Fallon had a week to pitch, and eventually settled on three separate ideas. Two of these were based on the familiar concept of showing people eating and enjoying chocolate - the same approach that chocolate ads had maintained for 25 years - and then there was Glass and a Half Full Productions.
Surreal, cheeky, incredibly subtle, funny and only tangentially alluding to the actual product, Gorilla was the first iteration of Glass and a Half Full productions. It was the antithesis of conventional chocolate ads - and indeed product ads in general - and encouraged the notion that the advert itself was the treat for the viewer. Almost from the outset, Fallon knew this was the campaign they would recommend, although "we didn't know the client very well, so we felt obliged to show more than one route," says Willingham.
Unusually, Gorilla arrived on the page almost fully-formed. "The way we presented it was very thorough," he says. "We knew the track we wanted; we had a visualisation of the gorilla; and we'd written the script more like a treatment, so it was four pages, and barely changed between then and being shot. That's very rare."
Presenting in such detail was vital for this campaign. Fallon knew exactly how it would work; the challenge was to convince Cadbury of this, until then a very traditional company. Fortunately, says Willingham, Cadbury Schweppes marketing directors Phil Rumbol and Lee Rolston were progressive-thinking clients.
The final 90-second Gorilla ad was released in 2007 for both TV and cinema and immediately captured the public's imagination, being viewed on YouTube more than 500,000 times in its first week, despite only showing in the UK initially. As well as being inherently funny, it got people talking. Was it a man in a suit, CG, or even a real gorilla? Was it Phil Collins himself drumming to his own track? What does this have to do with chocolate? It was as intriguing as it was satisfying, imparting on the viewer a sense of celebratory reward - just like chocolate - and evoking the desire to rewind the ad and watch it again.
The most recent ad in the chain, 2009's Eyebrows, was designed to have the same impact. Featuring two earnest-looking school children performing eyebrow tricks in time to Freestylers' 'Don't Stop the Rock', the spot took the internet by storm and has been watched over four million times online.
While the human element contributed to its success, it was the bizarre content that once again tapped into the public's imagination, spawning a series of spin-offs and organically spreading the word.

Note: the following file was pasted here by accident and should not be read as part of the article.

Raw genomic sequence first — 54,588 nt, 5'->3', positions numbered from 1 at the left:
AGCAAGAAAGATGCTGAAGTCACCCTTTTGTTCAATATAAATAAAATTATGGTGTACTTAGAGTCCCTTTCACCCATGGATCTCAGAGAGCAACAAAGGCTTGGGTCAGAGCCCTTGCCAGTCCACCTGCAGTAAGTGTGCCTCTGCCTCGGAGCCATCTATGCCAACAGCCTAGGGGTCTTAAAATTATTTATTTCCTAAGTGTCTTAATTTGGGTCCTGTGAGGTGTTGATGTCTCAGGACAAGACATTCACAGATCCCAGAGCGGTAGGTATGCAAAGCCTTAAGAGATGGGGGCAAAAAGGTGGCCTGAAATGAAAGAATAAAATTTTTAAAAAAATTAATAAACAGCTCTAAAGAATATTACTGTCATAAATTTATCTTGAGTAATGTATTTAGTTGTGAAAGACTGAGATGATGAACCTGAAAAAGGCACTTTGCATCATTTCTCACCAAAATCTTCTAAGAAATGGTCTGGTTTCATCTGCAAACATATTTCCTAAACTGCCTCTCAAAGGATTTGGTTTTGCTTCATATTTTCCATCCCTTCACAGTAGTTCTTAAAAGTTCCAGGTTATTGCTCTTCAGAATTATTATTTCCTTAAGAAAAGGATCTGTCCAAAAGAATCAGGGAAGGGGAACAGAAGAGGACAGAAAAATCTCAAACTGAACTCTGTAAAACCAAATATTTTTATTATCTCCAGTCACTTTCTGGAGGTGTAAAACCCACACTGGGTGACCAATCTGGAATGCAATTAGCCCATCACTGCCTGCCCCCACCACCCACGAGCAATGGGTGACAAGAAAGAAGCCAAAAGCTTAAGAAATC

Fallon's first campaign spot for the Sony Bravia TV brand took a different tack. Balls showed a quarter of a million coloured rubber balls bouncing down the steep streets of San Francisco, followed by the tagline 'Colour like no other.' It was joyously silly and fulfilled many a kid's childhood dream.
"Everyone knows Sony, but there was a need to launch a new brand," explains Willingham about the campaign's genesis. Slow to recognise the LCD market, the brief was more than to just launch Bravia: it was about injecting vibrancy and excitement back into the public's perception of Sony.
"We felt that rather than trying to compete on a technological claim - which every other manufacturer was doing - we'd leap above that and make a much bigger, grander claim about colour," Willingham continues. "We found this little phrase 'Like no other' in some American advertising; it was used very much as a sign-off rather than a central idea, and that seemed the ideal way to launch our idea."
The idea for Balls, says Willingham, eventually arose through a lot of teamwork and brainstorming, but ultimately "it came about through one guy's fantastic leap of imagination, and that was Juan Cabral. Most ideas will take at least a page of A4 to articulate, whereas his was literally two lines: 'We go to San Francisco with a million bouncy coloured balls, we let them go from the the top of the streets and we film it.' It was as simple as that, simple and utterly different. Everything was integrated into that one idea."
As Gorilla would later on, Balls became an internet phenomenon. Many assumed the balls were computer-generated, but when it became clear these were real balls filmed in a real location, the idea became even more appealing. The colour theme went on to feature in similar extravaganzas throughout the campaign, including a tower block exploding with multi-coloured paint.